How to Raise Healthy Goats

There are many advantages to learning how to raise goats. The author, an experienced veterinarian, provides useful info on their breeding, feeding, and care.


| September/October 1980



065 raise healthy goats - French alpines

Rugged French Alpines rarely have any kidding problems, and thus are a good choice when you're learning how to raise goats. 


PHOTO: RANDY KIDD

You can produce all the milk you'll ever need—for pennies a gallon—by raising goats. And that homegrown drink will be fresh, delicious, and exceptionally healthful. In fact, many folks (including some babies) who are allergic to cow's milk can readily digest goat "nectar."

(And by the way, the myth that goat milk has a disagreeable "off" flavor is simply untrue. If you keep your equipment clean and quickly chill your nanny's daily offerings—as you'd have to do to keep any dairy product tasty—you'll find that goat's milk is every bit as good as, if not better than, "moo juice.")

There are many other advantages to learning how to raise goats: Each doe will, every year, produce two or three youngsters that can be used as replacement stock, butchered for their tasty meat (called chevon), or sold to other goat farmers. The animals are excellent browsers that can forage for much of their own feed. The beautiful hide from butchered bucks and does can be made into vests and rugs. Some goats (the mohair varieties) grow luxurious coats of usable wool each year. The livestock can become great companions as well as helpful cart pullers. Goat's milk can be used to make yogurt and—with a bit of know-how and practice—delicious butter and cheese. And finally, every caprine critter you raise will contribute valuable manure for your vegetable garden. 

Recognize Your Market

Goats are often called "poor man's cows," because they're the most practical homestead milkmakers imaginable. A good dairy cow, it's true, can produce as much as five gallons of bovine beverage per day ... more than most households can use, and she'll eat a heck of a lot of grain and hay. A goat will average a usable yield of a gallon (or less) of milk daily, during its annual 305-day lactation period ... and will consume a lot less feed while doing so.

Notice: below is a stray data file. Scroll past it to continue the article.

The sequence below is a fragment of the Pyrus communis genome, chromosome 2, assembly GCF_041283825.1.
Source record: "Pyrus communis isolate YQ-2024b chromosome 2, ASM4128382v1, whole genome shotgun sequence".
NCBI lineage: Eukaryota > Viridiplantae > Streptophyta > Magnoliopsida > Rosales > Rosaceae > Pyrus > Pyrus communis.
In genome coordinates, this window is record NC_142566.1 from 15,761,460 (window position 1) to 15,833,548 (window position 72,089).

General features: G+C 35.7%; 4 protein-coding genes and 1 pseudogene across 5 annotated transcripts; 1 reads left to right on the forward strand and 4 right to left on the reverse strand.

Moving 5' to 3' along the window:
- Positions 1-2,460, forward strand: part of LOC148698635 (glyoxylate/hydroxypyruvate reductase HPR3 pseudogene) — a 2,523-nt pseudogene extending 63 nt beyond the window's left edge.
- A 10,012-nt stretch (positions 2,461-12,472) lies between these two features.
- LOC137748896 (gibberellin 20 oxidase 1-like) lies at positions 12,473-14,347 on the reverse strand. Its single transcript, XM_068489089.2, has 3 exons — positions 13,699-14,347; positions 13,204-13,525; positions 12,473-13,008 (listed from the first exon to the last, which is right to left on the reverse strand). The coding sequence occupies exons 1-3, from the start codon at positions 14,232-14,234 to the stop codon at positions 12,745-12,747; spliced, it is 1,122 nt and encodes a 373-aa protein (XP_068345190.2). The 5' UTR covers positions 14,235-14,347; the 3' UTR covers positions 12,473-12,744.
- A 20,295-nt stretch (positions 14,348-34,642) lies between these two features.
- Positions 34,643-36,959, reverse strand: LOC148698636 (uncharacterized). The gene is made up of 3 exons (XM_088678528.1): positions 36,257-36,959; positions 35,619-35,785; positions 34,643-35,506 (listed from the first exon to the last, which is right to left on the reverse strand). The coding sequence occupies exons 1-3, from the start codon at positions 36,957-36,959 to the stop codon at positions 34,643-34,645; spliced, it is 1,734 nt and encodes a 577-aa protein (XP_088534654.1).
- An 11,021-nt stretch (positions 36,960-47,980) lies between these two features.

Of course, even a gallon of the liquid nutrient is a lot for many families to consume each and every day, so you may be tempted to think of turning your goat-raising hobby into a small home business. If so, it's best that you forget the idea. As I've explained in previous articles, you should consider your own household to be the market for almost all your homestead livestock products. This "rule" is especially true when applied to goats, because the laws regulating milk sales in most states make setting up a small caprine dairy almost impossible. (You can, of course, check your local county or state health department to find out about the requirements for milk sales in your area.)

There are, however, many ways to use your excess milk supply. You can make yogurt or cheese, and feed other livestock with it (chickens and pigs love goat's milk). It's also possible to use goat cream to make butter, but let me forewarn you that this process is somewhat difficult because a nanny's milk has such tiny fat droplets that, in effect, it's already homogenized. Most folks find they need a manual or electric cream separator (the units are available through goat supply houses) to collect usable quantities of cream.

charles
1/5/2016 8:49:17 PM

Possible to tether a goat with 50ft of steel cable as opposed to fencing?


organicgoatfarmer
6/10/2015 4:48:09 PM

Thank you for your post on how to raise healthy goats. This will really help me with my organic goat farm. http://obafarms.weebly.com/


joe_28
5/16/2007 8:42:18 PM

IF U HAVE ANY INFO ON WHEN TO GIVE YOUR KIDS A SHOT.WHEN WHAT AND HOW MUCH.I WILL BE VERY THANKFUL






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